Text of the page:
Professor Brenda L Gallie
Untreated retinoblastoma damages vision, spreads out of the eye, and ultimately kills the child. Cure is easy if the cancer is stopped while the tumour is contained by the eye and very difficult after it has escaped from the eye.
Poverty underlies high global mortality, through lack of awareness, medical expertise, resources, and family support. When retinoblastoma first shows, cure by removal of the eye is widely available and affordable with cure rate > 98%. Despite huge resources, new, widely advocated approaches to save eyes with retinoblastoma, may instead be failing the whole child. Systemic chemotherapy to make subsequent surgery safer, may result in the opposite. Most startling is the global sweep of intra-arterial chemotherapy, widely publicized to treat every eye despite no safety and efficacy data. Children curable by simple enucleation, who develop extraocular disease after repeated intra-arterial chemotherapy, can only be found on parents’ blogs.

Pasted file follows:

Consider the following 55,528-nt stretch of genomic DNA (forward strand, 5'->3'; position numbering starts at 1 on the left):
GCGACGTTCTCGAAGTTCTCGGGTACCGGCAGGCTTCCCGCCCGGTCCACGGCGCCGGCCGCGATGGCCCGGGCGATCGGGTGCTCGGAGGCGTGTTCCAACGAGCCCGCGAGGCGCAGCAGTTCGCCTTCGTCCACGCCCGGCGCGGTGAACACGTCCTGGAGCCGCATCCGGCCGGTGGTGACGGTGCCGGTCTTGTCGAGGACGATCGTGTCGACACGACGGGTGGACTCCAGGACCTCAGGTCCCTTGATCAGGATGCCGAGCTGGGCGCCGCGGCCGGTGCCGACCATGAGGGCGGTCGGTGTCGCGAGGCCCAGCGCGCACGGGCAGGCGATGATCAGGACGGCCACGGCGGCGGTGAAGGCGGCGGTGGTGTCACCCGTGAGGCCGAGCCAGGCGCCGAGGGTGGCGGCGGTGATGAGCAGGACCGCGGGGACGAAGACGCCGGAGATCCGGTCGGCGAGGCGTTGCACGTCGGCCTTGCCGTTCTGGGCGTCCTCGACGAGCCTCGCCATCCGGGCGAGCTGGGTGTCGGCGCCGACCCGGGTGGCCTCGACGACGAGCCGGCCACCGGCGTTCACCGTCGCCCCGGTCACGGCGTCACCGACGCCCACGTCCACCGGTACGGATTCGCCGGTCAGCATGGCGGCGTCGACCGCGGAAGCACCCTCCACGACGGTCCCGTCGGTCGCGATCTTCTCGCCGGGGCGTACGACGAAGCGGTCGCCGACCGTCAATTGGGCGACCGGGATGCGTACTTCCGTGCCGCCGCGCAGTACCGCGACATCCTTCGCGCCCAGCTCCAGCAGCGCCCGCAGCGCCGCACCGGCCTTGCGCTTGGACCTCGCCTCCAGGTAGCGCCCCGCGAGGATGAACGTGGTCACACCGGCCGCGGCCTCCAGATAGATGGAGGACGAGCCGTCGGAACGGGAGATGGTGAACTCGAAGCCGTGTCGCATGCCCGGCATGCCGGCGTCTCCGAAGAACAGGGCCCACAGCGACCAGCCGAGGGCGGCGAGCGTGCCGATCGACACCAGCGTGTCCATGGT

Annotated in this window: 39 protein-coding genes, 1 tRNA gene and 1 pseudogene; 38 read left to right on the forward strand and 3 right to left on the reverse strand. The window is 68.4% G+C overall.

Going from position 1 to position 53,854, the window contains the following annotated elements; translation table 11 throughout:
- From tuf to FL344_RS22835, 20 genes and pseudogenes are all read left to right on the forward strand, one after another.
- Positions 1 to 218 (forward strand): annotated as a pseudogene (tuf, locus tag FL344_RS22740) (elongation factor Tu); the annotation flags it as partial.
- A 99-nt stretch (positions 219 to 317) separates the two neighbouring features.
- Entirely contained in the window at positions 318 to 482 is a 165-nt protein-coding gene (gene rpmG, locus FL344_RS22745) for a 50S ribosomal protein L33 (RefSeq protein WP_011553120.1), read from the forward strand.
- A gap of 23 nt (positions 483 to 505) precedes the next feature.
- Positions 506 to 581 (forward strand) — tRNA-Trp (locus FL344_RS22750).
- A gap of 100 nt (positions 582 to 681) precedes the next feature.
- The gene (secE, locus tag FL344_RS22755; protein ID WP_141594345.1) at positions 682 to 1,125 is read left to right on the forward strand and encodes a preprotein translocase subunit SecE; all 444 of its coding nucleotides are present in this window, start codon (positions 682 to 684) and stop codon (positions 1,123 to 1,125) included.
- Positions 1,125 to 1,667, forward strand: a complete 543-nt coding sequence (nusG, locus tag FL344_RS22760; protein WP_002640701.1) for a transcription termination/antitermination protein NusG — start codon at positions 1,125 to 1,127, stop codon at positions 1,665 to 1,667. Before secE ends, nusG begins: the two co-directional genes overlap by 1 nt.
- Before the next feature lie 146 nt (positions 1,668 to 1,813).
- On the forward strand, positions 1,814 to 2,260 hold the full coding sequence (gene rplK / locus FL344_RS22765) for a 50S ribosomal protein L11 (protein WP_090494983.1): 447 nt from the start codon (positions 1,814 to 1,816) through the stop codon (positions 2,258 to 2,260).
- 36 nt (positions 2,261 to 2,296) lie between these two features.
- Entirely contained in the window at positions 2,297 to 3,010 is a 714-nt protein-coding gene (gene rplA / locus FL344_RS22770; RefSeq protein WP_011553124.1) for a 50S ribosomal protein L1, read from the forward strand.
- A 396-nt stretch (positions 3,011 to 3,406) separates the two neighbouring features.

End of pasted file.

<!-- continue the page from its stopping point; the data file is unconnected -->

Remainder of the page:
The Internet brings to parents facing retinoblastoma everywhere the concept that their duty is to save the eye, blinding them to the potential of the whole child, even without seeing eyes. This can lead to delays, bankruptcy, failure of followup, and death of the curable child. Where do our responsibilities as Ophthalmologists lie?